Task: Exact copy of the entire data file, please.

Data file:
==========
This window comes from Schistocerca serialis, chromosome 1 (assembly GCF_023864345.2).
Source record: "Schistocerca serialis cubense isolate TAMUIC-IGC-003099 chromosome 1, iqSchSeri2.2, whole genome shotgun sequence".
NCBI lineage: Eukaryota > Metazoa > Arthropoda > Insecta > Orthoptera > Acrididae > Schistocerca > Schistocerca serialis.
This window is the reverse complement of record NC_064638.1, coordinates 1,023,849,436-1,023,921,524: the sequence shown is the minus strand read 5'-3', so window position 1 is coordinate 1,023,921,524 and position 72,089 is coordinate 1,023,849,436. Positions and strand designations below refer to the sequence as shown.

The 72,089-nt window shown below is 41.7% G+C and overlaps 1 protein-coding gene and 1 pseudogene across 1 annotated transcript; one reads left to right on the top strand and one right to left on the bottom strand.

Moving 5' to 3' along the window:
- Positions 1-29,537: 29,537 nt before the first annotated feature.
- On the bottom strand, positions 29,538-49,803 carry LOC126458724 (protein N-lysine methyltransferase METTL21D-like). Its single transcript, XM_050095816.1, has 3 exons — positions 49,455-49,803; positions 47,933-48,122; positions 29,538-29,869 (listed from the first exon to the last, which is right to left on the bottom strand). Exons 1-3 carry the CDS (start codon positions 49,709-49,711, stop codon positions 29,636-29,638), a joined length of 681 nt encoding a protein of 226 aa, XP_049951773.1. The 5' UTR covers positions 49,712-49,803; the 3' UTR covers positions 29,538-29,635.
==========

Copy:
This window comes from Schistocerca serialis, chromosome 1 (assembly GCF_023864345.2).
Source record: "Schistocerca serialis cubense isolate TAMUIC-IGC-003099 chromosome 1, iqSchSeri2.2, whole genome shotgun sequence".
NCBI lineage: Eukaryota > Metazoa > Arthropoda > Insecta > Orthoptera > Acrididae > Schistocerca > Schistocerca serialis.
This window is the reverse complement of record NC_064638.1, coordinates 1,023,849,436-1,023,921,524: the sequence shown is the minus strand read 5'-3', so window position 1 is coordinate 1,023,921,524 and position 72,089 is coordinate 1,023,849,436. Positions and strand designations below refer to the sequence as shown.

The 72,089-nt window shown below is 41.7% G+C and overlaps 1 protein-coding gene and 1 pseudogene across 1 annotated transcript; one reads left to right on the top strand and one right to left on the bottom strand.

Moving 5' to 3' along the window:
- Positions 1-29,537: 29,537 nt before the first annotated feature.
- On the bottom strand, positions 29,538-49,803 carry LOC126458724 (protein N-lysine methyltransferase METTL21D-like). Its single transcript, XM_050095816.1, has 3 exons — positions 49,455-49,803; positions 47,933-48,122; positions 29,538-29,869 (listed from the first exon to the last, which is right to left on the bottom strand). Exons 1-3 carry the CDS (start codon positions 49,709-49,711, stop codon positions 29,636-29,638), a joined length of 681 nt encoding a protein of 226 aa, XP_049951773.1. The 5' UTR covers positions 49,712-49,803; the 3' UTR covers positions 29,538-29,635.